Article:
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Shop Corn

(Shop On The Corner)

Tuscan Raiders Home Studio Version

Tuscan Raiders · Shop Corn

  

Joining me (Backing Vocals & Lead Guitar) are:

Bass-Martin Hynes, Rhythm Guitar-Scott Wheatley, Drums-Dirk Forsdyke, Lead Vocals-Al Bloomfield

  

    

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(Chords and Lyrics)

  

   

Lyrics

(*Last verse written by Martin Hynes*)

© Project Freeman Music/Rude Griller Music (3rd October 1998/8th January 1999)

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Feeling funny, I was running out of money

I was feeling like a sheep in a zoo

That's not so strange, that's the way it's been arranged

To maximise the spending you do

 

Then I found you

Then I found you

 

If you want some custard or a little jar of mustard

Then a supermarket isn’t for you

Your eyes are popping at the seven bags of shopping

And the three’s for the prices of two

 

You drive for miles and you’re running out of smiles

And the petrol’s running out of your tank

Queue up for parking and the dog inside you’s barking (ruff!)

At the money running out of your bank

 

Then I found you

Then I found you

Then I found you

Yeah I found you

 

You’re driving miles while they’re moving all the aisles

So when you get there you can’t find what you need

Shop on the corner may be choc-a-bloc and smaller

But it satisfies the boundaries of greed

 

*We’re being conned by the shopping magic wand

And we don’t know if we’re coming or going

Smoke a joint what’s the fuckin’ bonus point

When you think about the money you’re owing*

 

But I found you

Yeah I found you

Now I've found you

Yeah I found you

 

  

Tuscan Raiders Live for BBC Radio Suffolk at Ipswich Music Day 2005

Tuscan Raiders · 12 Shopcorn

  

  

The Story of 'Shop Corn'

A Shop On The Corner in Cymru

An ode to the corner shop :)

Back when I was a kid in the early 70s most working class areas had a little shop on the corner at the junction of two streets. Often the houses were in terraces, like the small one I lived in, and built back-to-back in rows, with narrow back alleys running in between.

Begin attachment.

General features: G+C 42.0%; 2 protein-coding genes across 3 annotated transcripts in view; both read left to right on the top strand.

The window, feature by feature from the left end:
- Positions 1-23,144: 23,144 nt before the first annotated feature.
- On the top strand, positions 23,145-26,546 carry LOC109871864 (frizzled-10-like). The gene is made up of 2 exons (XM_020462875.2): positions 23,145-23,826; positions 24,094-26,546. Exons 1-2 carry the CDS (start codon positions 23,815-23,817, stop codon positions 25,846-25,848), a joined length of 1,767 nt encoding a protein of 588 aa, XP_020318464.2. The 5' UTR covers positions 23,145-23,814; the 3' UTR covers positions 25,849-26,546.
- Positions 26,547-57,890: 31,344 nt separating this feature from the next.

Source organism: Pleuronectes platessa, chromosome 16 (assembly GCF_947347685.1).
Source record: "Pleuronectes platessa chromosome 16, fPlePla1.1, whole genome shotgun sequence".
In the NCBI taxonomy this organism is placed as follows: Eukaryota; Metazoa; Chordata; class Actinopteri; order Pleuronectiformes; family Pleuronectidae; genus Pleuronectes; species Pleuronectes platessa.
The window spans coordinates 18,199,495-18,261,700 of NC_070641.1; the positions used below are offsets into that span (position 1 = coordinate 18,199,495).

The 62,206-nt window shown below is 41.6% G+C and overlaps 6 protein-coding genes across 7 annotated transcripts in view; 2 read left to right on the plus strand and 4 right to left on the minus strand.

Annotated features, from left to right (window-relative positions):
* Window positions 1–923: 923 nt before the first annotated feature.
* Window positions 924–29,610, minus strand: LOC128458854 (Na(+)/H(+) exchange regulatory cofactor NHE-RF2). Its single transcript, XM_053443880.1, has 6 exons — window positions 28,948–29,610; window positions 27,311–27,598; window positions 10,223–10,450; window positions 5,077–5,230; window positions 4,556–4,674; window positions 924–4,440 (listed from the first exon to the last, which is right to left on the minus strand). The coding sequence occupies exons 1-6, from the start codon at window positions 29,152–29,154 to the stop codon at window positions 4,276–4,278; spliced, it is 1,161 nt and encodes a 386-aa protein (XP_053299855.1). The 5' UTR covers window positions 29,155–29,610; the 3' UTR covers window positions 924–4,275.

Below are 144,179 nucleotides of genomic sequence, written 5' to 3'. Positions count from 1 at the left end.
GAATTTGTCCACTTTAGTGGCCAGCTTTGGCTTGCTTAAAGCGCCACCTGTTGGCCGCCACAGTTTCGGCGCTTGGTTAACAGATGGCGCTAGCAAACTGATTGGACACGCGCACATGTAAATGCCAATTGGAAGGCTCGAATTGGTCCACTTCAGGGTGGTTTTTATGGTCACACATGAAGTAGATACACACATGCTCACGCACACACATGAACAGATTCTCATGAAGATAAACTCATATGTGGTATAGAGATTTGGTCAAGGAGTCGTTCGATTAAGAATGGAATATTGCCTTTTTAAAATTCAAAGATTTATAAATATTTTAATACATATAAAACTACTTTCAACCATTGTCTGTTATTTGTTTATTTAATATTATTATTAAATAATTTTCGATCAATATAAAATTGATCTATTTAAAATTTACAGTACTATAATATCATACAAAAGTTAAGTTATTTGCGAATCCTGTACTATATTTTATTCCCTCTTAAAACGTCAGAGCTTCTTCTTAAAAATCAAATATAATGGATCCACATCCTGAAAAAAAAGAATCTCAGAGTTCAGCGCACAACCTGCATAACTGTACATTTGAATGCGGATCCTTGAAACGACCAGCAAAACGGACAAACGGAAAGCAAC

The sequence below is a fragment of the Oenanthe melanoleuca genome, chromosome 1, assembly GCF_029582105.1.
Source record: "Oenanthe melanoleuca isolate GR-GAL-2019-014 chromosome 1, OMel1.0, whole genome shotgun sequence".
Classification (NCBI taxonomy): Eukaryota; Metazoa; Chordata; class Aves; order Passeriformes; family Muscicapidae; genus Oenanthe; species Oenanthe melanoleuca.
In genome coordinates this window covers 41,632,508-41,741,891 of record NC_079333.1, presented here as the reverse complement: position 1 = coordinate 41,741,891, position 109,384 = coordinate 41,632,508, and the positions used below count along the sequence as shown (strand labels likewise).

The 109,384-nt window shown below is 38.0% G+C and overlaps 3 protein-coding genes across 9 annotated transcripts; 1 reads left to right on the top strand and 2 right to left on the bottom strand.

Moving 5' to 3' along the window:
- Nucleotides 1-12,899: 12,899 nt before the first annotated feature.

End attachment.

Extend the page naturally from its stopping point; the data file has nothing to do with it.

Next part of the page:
But whatever the arrangement there was usually a corner shop not too far away from where you lived and in my case I would often "pop down to Paddy's", sometimes to get something that my mum had forgotten to buy for tea or whatever, but usually to get sweets of course! The shop on the corner usually had all the bits you needed. But I remember the first 'supermarket' (called 'Tower Discount', which later became a 'Waitrose') opening up right across the road from 'Paddy's' and the novelty of going to this big store, especially around the Saturnalia (Xmas) time and filling up the trolley.

Later when I was married with a family the dreaded Americanised supermarkets had taken hold and were striding towards word domination! The novelty had certainly worn off by then and of course poor old Paddy had long since closed the doors to her little corner shop for the last time, unable to compete with the 'discount' prices of the big store across the road, luring the hoards in to of course spend way more than they intended to!

But you know, luckily many corner shops have survived, because they're close to home. And when you just need a "tin of custard, or a little jar of mustard", it's way better to pop down the corner shop than to go to a supermarket, where you'll have to try to resist all the 'special offers' and wander 'round for ages trying to find what you need

We just used to ask Paddy for what we wanted and she'd get it for us and pop it in a brown paper bag. Long live the Shop On The Corner! :)

  

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